A ballet created in honour of Estonian chess grandmaster Paul Keres
BY SILVER TAMBUR IN CULTURE · MARCH 5, 2018
A new ballet, created in honour of the chess grandmaster, Paul Keres, once the most famous Estonian in the world, will premiere in September at the Estonian National Opera.
Once upon a time, Paul Keres (1916-1975) was the most distinguished Estonian around the globe – his fame in the chess circles was comparable to the respect Arvo Pärt commands today in the classical music world. Keres was among the world’s top chess players from the mid-1930s to the mid-1960s. Unfortunately, he was caught up in the history’s tragic twists and turns – as happened to many Estonians of his time.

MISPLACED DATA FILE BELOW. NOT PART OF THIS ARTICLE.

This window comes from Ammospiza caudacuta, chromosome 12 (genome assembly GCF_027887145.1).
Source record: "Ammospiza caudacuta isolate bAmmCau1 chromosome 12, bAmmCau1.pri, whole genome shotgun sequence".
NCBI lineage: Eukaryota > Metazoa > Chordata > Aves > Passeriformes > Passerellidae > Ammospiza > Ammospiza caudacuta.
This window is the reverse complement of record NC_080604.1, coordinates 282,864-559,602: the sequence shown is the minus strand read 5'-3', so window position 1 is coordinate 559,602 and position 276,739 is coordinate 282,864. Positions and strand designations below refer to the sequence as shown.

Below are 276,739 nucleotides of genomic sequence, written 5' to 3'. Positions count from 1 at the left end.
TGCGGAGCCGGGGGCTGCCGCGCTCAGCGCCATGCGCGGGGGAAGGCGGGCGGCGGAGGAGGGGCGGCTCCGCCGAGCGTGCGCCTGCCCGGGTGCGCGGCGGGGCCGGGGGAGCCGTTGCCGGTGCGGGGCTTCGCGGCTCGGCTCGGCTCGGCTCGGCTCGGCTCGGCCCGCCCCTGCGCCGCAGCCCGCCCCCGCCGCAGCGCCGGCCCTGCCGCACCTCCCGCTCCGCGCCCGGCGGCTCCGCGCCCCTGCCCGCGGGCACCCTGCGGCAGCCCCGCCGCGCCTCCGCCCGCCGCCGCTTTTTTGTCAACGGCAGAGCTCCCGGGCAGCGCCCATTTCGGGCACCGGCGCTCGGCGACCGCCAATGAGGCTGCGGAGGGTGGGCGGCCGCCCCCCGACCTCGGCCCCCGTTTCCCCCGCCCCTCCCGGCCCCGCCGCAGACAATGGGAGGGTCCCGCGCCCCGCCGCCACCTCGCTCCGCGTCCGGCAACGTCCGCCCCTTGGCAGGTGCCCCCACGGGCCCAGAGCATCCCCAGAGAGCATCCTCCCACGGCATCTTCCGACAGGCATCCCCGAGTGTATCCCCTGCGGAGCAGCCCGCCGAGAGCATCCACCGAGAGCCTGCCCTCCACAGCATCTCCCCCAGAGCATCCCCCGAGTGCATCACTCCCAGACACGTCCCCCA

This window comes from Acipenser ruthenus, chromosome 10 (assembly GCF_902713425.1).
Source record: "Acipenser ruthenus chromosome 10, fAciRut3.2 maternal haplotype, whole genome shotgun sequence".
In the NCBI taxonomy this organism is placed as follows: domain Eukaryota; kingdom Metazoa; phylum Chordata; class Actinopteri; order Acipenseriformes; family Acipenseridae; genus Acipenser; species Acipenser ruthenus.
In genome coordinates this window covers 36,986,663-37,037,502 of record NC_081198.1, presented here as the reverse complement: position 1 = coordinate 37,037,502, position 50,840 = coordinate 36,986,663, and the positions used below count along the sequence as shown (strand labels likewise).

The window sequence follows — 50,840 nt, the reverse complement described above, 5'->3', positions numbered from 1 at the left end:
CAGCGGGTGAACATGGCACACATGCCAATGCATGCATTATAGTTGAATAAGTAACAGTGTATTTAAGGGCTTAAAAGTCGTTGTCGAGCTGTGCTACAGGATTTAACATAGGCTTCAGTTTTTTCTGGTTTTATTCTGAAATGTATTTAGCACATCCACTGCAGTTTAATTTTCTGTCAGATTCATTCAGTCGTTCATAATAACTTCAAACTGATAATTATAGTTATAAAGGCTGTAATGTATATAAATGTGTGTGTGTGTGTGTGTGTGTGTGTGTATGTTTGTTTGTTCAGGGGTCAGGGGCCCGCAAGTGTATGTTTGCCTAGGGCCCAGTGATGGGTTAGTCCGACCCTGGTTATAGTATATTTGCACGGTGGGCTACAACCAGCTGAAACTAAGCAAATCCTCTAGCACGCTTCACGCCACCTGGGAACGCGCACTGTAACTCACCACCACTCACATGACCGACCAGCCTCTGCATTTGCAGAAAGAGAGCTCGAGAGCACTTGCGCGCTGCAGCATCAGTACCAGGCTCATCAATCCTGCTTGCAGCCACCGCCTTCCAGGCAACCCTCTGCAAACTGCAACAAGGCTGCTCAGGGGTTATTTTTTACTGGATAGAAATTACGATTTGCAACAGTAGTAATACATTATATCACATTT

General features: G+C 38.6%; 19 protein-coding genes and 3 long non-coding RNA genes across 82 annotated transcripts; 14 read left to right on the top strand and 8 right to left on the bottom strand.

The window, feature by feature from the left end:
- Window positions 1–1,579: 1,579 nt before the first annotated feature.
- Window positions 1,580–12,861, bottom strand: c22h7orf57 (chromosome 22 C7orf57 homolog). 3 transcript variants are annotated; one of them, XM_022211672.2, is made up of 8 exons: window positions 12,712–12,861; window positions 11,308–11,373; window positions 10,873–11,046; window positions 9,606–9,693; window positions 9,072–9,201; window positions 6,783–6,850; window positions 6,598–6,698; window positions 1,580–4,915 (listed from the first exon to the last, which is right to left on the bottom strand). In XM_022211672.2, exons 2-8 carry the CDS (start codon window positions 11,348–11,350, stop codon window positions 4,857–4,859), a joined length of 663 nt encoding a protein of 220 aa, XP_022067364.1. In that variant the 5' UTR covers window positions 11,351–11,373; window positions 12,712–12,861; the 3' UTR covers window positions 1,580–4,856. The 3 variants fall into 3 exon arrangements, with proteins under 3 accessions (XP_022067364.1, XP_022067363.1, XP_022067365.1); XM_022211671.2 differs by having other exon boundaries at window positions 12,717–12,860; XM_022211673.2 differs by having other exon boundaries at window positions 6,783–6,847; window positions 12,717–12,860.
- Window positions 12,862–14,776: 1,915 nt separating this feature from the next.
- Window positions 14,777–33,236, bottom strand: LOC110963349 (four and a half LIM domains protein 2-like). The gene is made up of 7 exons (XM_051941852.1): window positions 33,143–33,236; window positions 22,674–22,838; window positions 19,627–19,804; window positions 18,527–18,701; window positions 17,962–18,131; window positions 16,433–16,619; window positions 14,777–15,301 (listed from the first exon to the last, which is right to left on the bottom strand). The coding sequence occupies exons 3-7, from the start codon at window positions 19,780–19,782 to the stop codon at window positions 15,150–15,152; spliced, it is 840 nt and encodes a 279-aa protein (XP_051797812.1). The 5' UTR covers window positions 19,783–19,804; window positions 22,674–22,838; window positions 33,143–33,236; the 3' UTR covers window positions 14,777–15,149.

Keres narrowly missed the chance at a world championship match on five occasions. He won the 1938 AVRO tournament, which led to negotiations for a title match against champion Alexander Alekhine, but the match never took place due to World War II. After the war, Keres was a runner-up in the Candidates’ Tournament on four consecutive occasions – but by this time, the Soviet authorities curbed his chances.
Due to these and other strong results, many chess historians consider Keres one of the greatest players in history, and the strongest player never to become world champion. He was even nicknamed “Paul the Second”, “The Eternal Second” and “The Crown Prince of Chess”. Indeed, along with Viktor Korchnoi and Alexander Beliavsky, Keres defeated nine undisputed world champions – more than anyone else in history.
The Estonian nation held such respect for Keres that after he died of heart attack at the age of 59, over 100,000 people lined up the streets at his state funeral in Tallinn.